As the Babel box on my profile page shows, I am not a native English speaker. This may sometimes be the reason why I do not express myself clearly enough. As a result it may happen that somebody feels offended by the choice of my words in a discussion, although I did not mean it in that way. Therefore I would like to ask for some tolerance.


Welcome to the English Wiktionary.

If you ever need any policies, the two most important ones, IMHO, are WT:CFI and WT:ELE.

If you need reference templates for Czech etymologies, we have {{R:Machek 1968}} and {{R:Rejzek 2007}}, used in klokan, although inline referencing is not all that common in the etymologies in the English Wiktionary.

We have WT:ACS, but please don't take it very seriously: it is only a draft and is very tentative. --Dan Polansky (talk) 11:13, 12 July 2015 (UTC)[]

Thanks. --Jan Kameníček (talk) 14:42, 12 July 2015 (UTC)[]

Edit summariesEdit

Hi. If you leave the Edit Summary box blank instead of writing "founded", we can see the actual page contents in the Recent Changes. It's more helpful. Thanks! Equinox 18:46, 14 July 2015 (UTC)[]

I see, no problem. Jan Kameníček (talk) 18:47, 14 July 2015 (UTC)[]

Gender in inflected formsEdit

I have removed gender from inflected forms as per common practice in Czech entries: that type of info is in the lemma. --Dan Polansky (talk) 13:21, 19 July 2015 (UTC)[]

Yes, it is in the lemma, but is there any reason why it should not be in the inflected form? It does not make any harm and the reader learns the gender without having to go to the basic form entry. I can imagine that somebody could find the information on the gender provided in the inflected form entry useful, but I cannot imagine anybody who would find useful that the information is not provided. Jan Kameníček (talk) 16:29, 19 July 2015 (UTC)[]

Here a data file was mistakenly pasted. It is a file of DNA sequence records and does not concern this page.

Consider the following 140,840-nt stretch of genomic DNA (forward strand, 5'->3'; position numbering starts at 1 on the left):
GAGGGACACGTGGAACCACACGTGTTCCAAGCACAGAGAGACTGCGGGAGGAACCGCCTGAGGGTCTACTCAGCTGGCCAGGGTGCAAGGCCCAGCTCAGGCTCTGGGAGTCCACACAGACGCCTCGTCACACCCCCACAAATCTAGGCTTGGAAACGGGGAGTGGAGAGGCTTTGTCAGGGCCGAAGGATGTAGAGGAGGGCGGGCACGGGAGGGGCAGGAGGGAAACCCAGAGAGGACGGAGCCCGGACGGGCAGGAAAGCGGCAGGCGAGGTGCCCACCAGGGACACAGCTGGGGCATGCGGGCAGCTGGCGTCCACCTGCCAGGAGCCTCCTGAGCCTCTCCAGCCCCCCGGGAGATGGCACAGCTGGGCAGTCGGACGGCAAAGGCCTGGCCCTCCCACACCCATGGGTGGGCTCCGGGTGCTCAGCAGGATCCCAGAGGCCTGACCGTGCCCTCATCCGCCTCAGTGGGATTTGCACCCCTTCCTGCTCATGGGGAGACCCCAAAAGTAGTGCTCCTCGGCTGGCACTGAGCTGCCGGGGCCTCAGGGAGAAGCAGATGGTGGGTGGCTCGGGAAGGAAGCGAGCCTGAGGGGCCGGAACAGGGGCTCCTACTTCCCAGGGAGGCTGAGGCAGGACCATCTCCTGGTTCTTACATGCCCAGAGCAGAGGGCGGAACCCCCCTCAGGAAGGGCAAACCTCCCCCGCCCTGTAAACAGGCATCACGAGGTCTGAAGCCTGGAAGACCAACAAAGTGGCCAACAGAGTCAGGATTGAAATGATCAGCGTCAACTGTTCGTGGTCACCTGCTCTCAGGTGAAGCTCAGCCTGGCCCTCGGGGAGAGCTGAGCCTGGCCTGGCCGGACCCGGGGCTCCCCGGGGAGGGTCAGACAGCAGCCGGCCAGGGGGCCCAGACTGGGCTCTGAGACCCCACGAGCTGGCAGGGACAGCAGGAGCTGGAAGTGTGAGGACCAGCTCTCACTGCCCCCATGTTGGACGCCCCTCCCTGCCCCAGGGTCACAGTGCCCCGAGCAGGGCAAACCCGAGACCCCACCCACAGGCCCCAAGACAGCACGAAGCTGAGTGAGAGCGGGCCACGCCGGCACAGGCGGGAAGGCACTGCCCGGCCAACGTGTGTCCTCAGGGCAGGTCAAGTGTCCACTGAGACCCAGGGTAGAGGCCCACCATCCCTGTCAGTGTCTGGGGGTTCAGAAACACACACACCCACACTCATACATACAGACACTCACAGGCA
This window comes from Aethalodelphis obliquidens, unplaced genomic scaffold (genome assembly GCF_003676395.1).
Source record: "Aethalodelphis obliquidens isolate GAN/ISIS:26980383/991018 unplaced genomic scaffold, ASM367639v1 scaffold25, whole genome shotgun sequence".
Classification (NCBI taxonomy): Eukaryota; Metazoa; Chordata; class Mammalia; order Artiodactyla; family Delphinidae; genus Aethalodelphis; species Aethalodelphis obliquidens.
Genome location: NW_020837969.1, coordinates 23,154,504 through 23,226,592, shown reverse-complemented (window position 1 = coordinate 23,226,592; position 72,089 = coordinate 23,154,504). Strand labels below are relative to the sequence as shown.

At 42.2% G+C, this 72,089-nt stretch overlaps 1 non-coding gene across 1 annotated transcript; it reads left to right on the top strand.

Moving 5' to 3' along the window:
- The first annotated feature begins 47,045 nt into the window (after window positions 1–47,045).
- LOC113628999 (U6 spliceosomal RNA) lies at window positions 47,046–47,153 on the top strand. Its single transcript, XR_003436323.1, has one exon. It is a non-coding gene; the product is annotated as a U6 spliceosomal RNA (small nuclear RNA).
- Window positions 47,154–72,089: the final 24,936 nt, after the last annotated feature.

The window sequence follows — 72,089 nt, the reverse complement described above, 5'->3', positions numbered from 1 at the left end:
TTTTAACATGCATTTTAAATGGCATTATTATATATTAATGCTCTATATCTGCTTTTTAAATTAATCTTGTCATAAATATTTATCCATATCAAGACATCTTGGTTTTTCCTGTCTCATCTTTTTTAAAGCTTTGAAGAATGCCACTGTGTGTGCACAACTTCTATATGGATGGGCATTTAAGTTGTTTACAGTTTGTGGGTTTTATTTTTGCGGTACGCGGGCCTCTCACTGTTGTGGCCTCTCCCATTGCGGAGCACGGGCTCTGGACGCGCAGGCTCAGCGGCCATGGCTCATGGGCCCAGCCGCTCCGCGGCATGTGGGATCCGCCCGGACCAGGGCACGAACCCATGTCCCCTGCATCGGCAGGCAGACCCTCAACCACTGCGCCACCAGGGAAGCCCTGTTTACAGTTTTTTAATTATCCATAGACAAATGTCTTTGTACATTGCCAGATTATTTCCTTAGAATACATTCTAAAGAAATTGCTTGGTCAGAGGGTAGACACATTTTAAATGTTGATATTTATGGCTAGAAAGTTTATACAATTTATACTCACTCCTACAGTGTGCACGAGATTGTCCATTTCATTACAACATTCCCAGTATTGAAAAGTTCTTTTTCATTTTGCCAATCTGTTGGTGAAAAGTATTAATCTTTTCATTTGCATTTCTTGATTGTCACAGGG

The harm is that it creates redundancy with no added value that I can discern. I am not against all redundancy, but this one seems to add close to nothing. I don't see why the reader should not want to go to the lemma: the lemma has all the information including definitions, which the inflected form cannot realistically have. My assumption is that the reader will most often want to visit the lemma anyway. --Dan Polansky (talk) 16:56, 19 July 2015 (UTC)[]
OK, although I still do not see any harm by adding it, it is not such a big thing for me to quarrel about it. Jan Kameníček (talk) 18:32, 19 July 2015 (UTC)[]
The harm is in that if the gender is incorrect, someone will have to go through all inflected forms and correct it. It is a good practice from the point of view of maintenance to keep such information in one central place — the lemma. --Vahag (talk) 19:04, 19 July 2015 (UTC)[]
OK, makes sense, thanks for explanation. Jan Kameníček (talk) 20:18, 19 July 2015 (UTC)[]

Thank you for adding declension tables!Edit

I find that the biggest problem with Czech noun entries is lack of inflection, so I appreciate you adding the tables very much. Děkuji! —Μετάknowledgediscuss/deeds 20:58, 20 July 2015 (UTC)[]

The biggest problem with Czech entries is the lacking coverage of Czech words and their semantics. But inflected forms and inflection tables do not harm, obviously. --Dan Polansky (talk) 21:01, 20 July 2015 (UTC)[]
Semantics could definitely be improved, but in terms of existing noun entries, I stand by my statement. —Μετάknowledgediscuss/deeds 21:04, 20 July 2015 (UTC)[]